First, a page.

Imagine a friend hands you a book with the explanation that you may find it enlightening. You examine the cover for a moment and then comment that the author’s name is absent. Which prompts you to ask: Who wrote this book? You’d like to know who the writer is before committing to reading the book. In answer to your query, the friend tells you that no one knows who the writers were. And, according to scholars, it was written by separate groups. The culmination of the various writers resulted in the book you hold.
Your friend informs you that the words in the book are over two millennia old. Thinking about this statement, you ask if one of the famous philosophers had a hand in the book. What about Aristotle, Plato, Epictetus, Epicurus, or Zeno of Citium? None of those. Your friend reiterates that the writers are unknown, and the edition you hold is a translation into English. With your interest piqued, you wonder what language you need to read the original book.
The referenced book in the scenarios above is the Old Testament or Jewish Bible. The original language of it was Hebrew, with a few short passages in Aramaic. The first five books or Pentateuch were written around 1445-1440 BCE. Biblical scholars opine that the last book in the Old Testament, Malachi, was written between 600 to 450 BCE. Between 285 and 247 BCE, 70 Jewish priests translated the Old Testament into Greek. It became known as the Greek Old Testament or Septuagint (70).
What language is best?
As a prospective student entering a graduate program in divinity or related discipline, such as religious studies, Hebrew should be the language of choice. Fluency is not required; however, the ability to read Hebrew allows students to read the Old Testament as composed by the Jewish writers. Learning institutions recognize the necessity of this language as many master’s programs include Hebrew in the curriculum. At the undergraduate level, some schools have Hebrew in the study plan.
The Bachelor of Arts in Divinity at Grace College of Divinity in Fayetteville, North Carolina, studies the Old and New Testaments but doesn’t offer Hebrew courses. Under their list of Program Nonelectives, there are three credit hours of Greek. Hardly enough to gain an understanding of Greek, which would benefit divinity students. The Jewish scholars translated the Old Testament by the mid-third century BCE, according to Encyclopedia Britannica. Around that date, Greek was the language of the land, for example, Israel and Egypt. Only the Pentateuch or Torah was translated into Greek. Scholars later translated the remaining books of the Old Testament in the second century BCE.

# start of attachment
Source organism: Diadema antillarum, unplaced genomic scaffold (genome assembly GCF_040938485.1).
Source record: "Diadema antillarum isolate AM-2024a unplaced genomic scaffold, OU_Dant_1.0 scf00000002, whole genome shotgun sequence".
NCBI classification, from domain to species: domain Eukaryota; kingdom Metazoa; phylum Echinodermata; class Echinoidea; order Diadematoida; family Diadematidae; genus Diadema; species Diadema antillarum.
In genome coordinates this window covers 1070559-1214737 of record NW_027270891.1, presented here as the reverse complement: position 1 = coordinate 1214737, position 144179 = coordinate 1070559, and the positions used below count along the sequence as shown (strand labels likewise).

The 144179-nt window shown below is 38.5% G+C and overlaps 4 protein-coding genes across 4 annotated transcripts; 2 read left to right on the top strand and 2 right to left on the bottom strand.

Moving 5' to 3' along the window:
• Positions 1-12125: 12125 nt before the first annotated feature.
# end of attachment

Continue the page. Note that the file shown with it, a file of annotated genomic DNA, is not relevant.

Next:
Reading Hebrew allows students to read the original words, some of which do not have equivalent meanings in English. For example, the Hebrew word tiqva ( תקוה) comes from the root קוה (qwh), which is used once in the Bible to mean cord or line, but otherwise, it represents hope or longing.
Anyone analyzing and interpreting the Old Testament will find Hebrew advantageous. However, many colleges and universities omit language classes. The Master of Divinity at Duke University is one example. You will find Hebrew and Greek courses at Denver Seminary’s online M.Div. in your first year. Their 79-credit hours’ program has six hours each of Greek and Hebrew.
The Jewish Bible was first in Hebrew before being translated into Greek, which is also the original language for the New Testament writers. One school firmly believes in studying Greek and Hebrew is the Evangelical Seminary in Myerstown, Pennsylvania. Their 76-credits Master of Divinity site poses several questions and answers to assist students contemplating the degree.
One of the Seminary questions is: Do I need to study Greek or Hebrew to get an MDiv? The school states that the degree is a professional degree, meaning it provides skills directly applicable to one’s work. The Evangelical Seminary feels so strongly about the two languages that it cautions students against selecting a program that excludes these languages. Despite the emphasis on Greek and Hebrew, the curriculum devotes only three hours each to the two. (Law, Doctor of Medicine (MD), and most doctorate degrees are professional degrees).
Fluency refers to the ability to speak a language comfortably and without hesitation. You do not need to be knowledgeable about grammar or sentence structure to become fluent. Generally, students enrolled in a M.Div. will not have enough hours to converse in Hebrew or Greek fluently. Therefore, self-study might be in order, depending on how you intend to use the degree. Outside of your academics, there will be little need to master a foreign language.